digital votes and internet should be basic right (Wired UK)


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An influential network of Labour
entrepreneurs and MPs has published 82 recommendations for the UK’s digital future, including open
APIs for government transactions and digital votes for the public
on legislation changes.

Labour Digital‘s
wide-ranging report is an ambitious look at a future digital
Britain, that it estimates will cost around £10 billion to
implement over five years but bring value of £63 billion a year. It
sprawls from the formation of a Digital Board of ministers and
experts, to 1Gbps broadband as a basic minimum for all homes,
businesses and public spaces.

Practical schemes that might seem obvious to many — such as a
programme that will bring all adults up to speed on digital skills
by 2020 — are interspersed with ideas that might seem like
moonshots for any UK government that steps into power in 2015, such
as the siphoning off of 20 percent of the electoral power of the
House of Lords to the public. This would involve the public in
incredibly important decisions related to legislation changes and
would be an incredible move, if realised. It might mean that those
pieces of important legislation that we have seen rushed through Parliament in the past or largely ignored by
MPs, could be flagged up if also passed through the Lords. You only
need look at the reading of the Digital Economy Bill in 2010, which showed 95
percent of MPs failed to turn up, or the emergency data retention legislation that was snuck through in
July, to see that the current system routinely fails to feel truly
democratic.

Even the creation of a Digital Board could be a chance to not
only highlight vital issues relating to our digital lives, but
introduce voices that are relevant and educated on the issues (as
long as the body bears no resemblance to the Olympic Deliverance
Commission from mockumentary Twenty
Twelve
). Earlier this month, TechUK published a call to action to bring digital ministers
into every government department. Again, it’s something that has
probably seemed obvious to many, considering the large dearth of
skills in central government in this area, but it’s also something
that’s been largely ignored (the current Cabinet is largely made up
of Oxbridge graduates in economics,
philosophy, politics or law, and close circles don’t look much
different).

A Digital Ombudsman would oversee the utilities side of things,
the report goes on to suggest, including the proposed plans to
bring broadband to every home without a telephone line being
required for voice calls. The report claims the current targets
(fast broadband delivered to 95 percent of the population by 2017)
are not good enough. It is proposing:

  • 1Gbps broadband in homes, businesses and public buildings
  • 10Gbps services for tech-clusters
  • Free basic connections for everyone, “possibly as a requirement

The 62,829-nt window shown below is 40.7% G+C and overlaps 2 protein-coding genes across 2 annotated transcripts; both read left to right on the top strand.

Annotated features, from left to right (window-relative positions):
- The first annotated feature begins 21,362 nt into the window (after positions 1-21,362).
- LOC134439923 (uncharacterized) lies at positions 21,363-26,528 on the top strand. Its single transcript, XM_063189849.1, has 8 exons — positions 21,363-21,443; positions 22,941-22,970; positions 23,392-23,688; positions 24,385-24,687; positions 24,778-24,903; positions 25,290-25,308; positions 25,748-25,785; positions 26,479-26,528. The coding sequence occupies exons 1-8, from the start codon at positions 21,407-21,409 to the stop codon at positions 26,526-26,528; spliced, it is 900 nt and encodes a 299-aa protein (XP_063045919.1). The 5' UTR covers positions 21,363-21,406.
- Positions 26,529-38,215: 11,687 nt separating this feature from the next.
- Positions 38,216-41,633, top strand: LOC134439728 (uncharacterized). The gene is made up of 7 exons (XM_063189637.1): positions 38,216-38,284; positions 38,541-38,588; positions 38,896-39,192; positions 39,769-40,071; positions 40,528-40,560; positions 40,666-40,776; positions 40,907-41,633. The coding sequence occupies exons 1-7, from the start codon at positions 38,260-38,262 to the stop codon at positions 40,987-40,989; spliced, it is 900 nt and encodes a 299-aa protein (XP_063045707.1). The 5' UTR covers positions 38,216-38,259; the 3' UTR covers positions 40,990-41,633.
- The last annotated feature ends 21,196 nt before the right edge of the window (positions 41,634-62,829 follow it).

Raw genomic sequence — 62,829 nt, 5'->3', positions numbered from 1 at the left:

for participation in 5G auctions, or targeted at children eligible
    for free school meals”
  • Reliable Wi-Fi on transport

Educational measures it suggests include free workshops and
accessibility for older generations, and the report highlights the
potential of using online networks and video conferencing to ensure
vulnerable groups are not alone.

There is a large section also dedicated to the digital rights of
British citizens, encompassing transparency of the public data
infrastructure to protect against privatisation and a need to
support net neutrality nationally and across the EU. It calls
for:

  • A flexible, secure, publicly-owned data
    infrastructure 
  • Protection guarantees for the public, for when online services
    fail them
  • Digital personhood to be taken seriously and the “right to be
    forgotten”
    upheld
  • A right for anyone to erase personal and sensitive data shared
    online before the age of 16
  • The creation of an “online federated identity management
    framework, spanning both government and non-government uses”
  • A standardised set of privacy agreements across major online
    services, comparable to the “Creative Commons” terms — the point
    being, terms and conditions no one reads will no longer be stood
    for

The report generally reads like a wishlist for a future Britain
that ensures infrastructure, education, community, democracy and
the economy benefit from a forward-thinking digital approach.
Policy coordinator Jon Cruddas describes the aim of the group as
being “to make the UK the number one country in the digital
revolution”.

He paints the picture of a digital utopia where the economy is
“pro-worker and pro-business” driven by “meaningful
connections”.

“Reform needs to be about human-scale communities in control of
their own services, continually able to make small, focused
improvements. Government will be about giving people more control
over their lives. We will use the internet to distribute control
and to push power out to the people who know best how to use
it.”

How likely a future Labour government is to listen to this, is
debateable. But it helps that the report followed closely behind
TechUK’s call to action earlier this month — it feels there is a
definite impatience for these improvements brewing.

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24 September 2014 | 2:19 pm – Source: wired.co.uk

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